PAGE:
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FDA approves Psilocybin for depression (is anticipated)

Updated: Aug 8, 2023

In mid-2022 a letter from Substance Abuse and Mental Health Services Administration (SAMHSA) disclosed the anticipated FDA approval of psilocybin for depression and MDMA for PTSD within 24 months.

Both chemicals are DEA Schedule I (illegal) currently. In mid-2022 a bipartisan bill was introduced, with psilocybin in mind, to force the DEA to stop barring terminally ill patients from trying controlled drugs which have passed early trials, as a clarification of 2018 "Right to Try" legislation.

Here is the psilocybin monograph for Cafer's Psychopharmacology 2nd Edition, also anticipated within 24 months.


Pronounced: sil uh SY bin

Mascot: “Silo” magic mushrooms

Mechanism: 5-HT2A agonist

Psilocybin FDA-approved for depression (magic mushroom)
This image was produced by artificial intelligence, Dream by Wombo.

Psilocybin (4-phosphoryloxy-N,N-dimethyltryptamine) is a naturally occurring psychedelic prodrug produced by "magic mushrooms". Structurally, psilocybin is a (tryptamine) and has "trip" in its name. The body converts psilocybin into psilocin, the active hallucinogen. In the early 1960s psilocybin was used legally along with supportive psychotherapy, until outlawed in 1968.

Psilocin is a 5-HT2A serotonin receptor agonist, which is the opposite mechanism of action of second generation antipsychotics, which are 5-HT2A antagonists. Psilocin also enhances synaptic plasticity, possibly by altering brain glutamate levels.

The psychological effects of psilocybin are highly variable and depend on dose, setting and mindset of the user. Group size (smaller is better) was found to be an important determinant of the drug response (Leary, 1960s).

The FDA has granted psilocybin breakthrough status and fast-tracked research to explore its use for treatment-resistant depression (TRD).

In a phase 2b trial, a single dose of synthetic psilocybin 25 mg (in combination with psychotherapy) was given to patients with TRD. Results were impressive—three weeks later 29% of participants were in remission and 37% had at least a 50% decrease in depression scores. At the 3-month mark, only 20% reported significant improvement (Goodwin et al, 2022). 10 mg was not found superior to 1 mg, which served as the placebo.

A psilocybin-assisted therapy trial At Johns Hopkins (Davis AK et al, 2021) administered the drug in two sessions separated by one week. The first session used 20 mg of psilocybin (moderately high dose) and the second at 30 mg (high dose) per 70 kg in the context of supportive psychotherapy. Each session lasted approximately 11 hours and was preceded by several preparatory meetings. 13 of 14 patients who participated in session one continued to session two, the dropout due to difficulty sleeping. Results were rapid with effect size 4 times greater than expected with traditional antidepressants. At 4 weeks, 71% of participants continued to show at least 50% reduction in depressive symptoms.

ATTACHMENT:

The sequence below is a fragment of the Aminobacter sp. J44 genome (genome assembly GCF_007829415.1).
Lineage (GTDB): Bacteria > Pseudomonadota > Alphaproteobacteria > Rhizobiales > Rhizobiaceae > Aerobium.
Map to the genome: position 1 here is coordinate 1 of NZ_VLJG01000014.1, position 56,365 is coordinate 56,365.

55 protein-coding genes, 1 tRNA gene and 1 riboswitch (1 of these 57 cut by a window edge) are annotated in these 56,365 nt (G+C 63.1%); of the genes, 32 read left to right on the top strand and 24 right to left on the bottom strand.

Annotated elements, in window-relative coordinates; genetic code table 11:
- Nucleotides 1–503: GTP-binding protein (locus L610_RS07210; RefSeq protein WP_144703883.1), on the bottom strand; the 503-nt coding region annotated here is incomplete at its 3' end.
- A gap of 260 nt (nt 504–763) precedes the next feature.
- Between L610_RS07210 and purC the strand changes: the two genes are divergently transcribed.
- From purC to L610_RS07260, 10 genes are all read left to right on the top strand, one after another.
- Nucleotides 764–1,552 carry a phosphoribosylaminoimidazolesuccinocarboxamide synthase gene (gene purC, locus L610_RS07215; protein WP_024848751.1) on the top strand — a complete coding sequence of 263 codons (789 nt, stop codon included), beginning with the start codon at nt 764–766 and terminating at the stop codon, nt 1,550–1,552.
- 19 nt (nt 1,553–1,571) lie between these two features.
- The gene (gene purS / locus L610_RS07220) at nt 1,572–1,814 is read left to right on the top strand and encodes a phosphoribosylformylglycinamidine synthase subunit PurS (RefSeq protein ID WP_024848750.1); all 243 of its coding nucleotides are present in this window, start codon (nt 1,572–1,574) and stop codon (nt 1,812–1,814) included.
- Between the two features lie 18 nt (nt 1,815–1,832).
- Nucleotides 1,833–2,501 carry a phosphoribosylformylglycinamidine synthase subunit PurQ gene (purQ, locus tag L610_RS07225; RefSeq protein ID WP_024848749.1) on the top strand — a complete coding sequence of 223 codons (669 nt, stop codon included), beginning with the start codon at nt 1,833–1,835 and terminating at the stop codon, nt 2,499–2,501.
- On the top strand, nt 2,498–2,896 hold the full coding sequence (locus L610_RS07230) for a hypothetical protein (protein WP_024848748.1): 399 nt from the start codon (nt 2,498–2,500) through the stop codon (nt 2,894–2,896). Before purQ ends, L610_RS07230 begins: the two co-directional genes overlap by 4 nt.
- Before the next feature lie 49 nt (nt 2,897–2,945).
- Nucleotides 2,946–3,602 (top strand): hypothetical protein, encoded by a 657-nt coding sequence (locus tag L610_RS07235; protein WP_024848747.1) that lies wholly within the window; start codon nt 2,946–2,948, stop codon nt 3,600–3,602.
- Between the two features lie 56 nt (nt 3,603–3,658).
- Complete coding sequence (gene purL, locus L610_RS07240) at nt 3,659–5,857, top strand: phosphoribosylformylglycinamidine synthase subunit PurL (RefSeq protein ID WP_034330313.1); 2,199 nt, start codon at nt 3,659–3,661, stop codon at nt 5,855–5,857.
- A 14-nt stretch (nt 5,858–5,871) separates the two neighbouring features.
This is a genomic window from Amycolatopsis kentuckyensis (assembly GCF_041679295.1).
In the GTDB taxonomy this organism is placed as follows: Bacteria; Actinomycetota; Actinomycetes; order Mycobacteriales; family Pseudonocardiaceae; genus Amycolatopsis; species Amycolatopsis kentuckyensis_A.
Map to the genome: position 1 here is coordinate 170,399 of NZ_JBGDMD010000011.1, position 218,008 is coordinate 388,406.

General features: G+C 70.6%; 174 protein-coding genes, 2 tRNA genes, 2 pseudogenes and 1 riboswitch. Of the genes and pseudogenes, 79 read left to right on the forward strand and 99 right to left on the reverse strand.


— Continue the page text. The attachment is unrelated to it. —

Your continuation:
The mind-altering effects of psilocybin typically last from two to six hours, although to individuals under the influence of psilocybin, the effects may seem to last much longer, since the drug can distort the perception of time.

84% of participants receiving the 25 mg dose reported adverse events, which only occurred on the day of administration: headache, nausea, dizziness, fatigue.

Panic attacks as part of dysphoric “bad trips” may occur with psilocybin, although this risk can be minimized with proper environmental conditions. On the day of psilocybin administration the participants listened to a tailored music playlist and wore eye shades while reclining in a comfortable chair to direct attention inwardly. The John Hopkins psilocybin playlist is available on Spotify, comprised of mostly classical music and songs like “Here Comes the Sun” by the Beatles.

Patients receiving psilocybin (compared to an SSRI) reported greater perceived improvements “in the ability to cry and feel compassion, intense emotions, and pleasure” (Carhart-Harris et al, 2021).

Compared to ketamine, the antidepressant effect of psilocybin is sustained for weeks rather than days. Psilocybin has lower addiction liability and fewer toxic effects than ketamine (Johnson MW et al, 2018). Psilocybin is generally not associated with long-term perceptual disturbances (“flashbacks”) as reported with LSD (Studerus et al, 2011).

Pronounced adverse effects, occurring in up to 13% of those who consume hallucinogenic mushrooms (Schwartz & Smith, 1988), are less likely with pure psilocybin. Mushrooms contain varying amounts of phenylethylamine (PEA), which has sympathomimetic effects. Tachycardia is a common finding in mushroom intoxication (Olof Beck et al, 1998) but not with pure psilocybin.

phenylethylamine (PEA) mushrooms psilocybin visual mnemonic from psychopharmacology book
Psychedelic mushrooms, in addition to containing psilocybin, contain varying amounts of PEA —“PEAs”.

Subjects with history of bipolar disorder or psychosis were excluded from clinical trials.

Pharmacodynamic interactions:

Psilocybin poses a risk of serotonin syndrome if coadministered with antidepressants. In controlled trials, participants had been tapered off of traditional antidepressants.

Pharmacokinetic interactions:

I found no information regarding the potential of psilocybin to inDuce or inHibit CYP450 enzymes. Interactions will be described in the package insert if psilocybin is approved.

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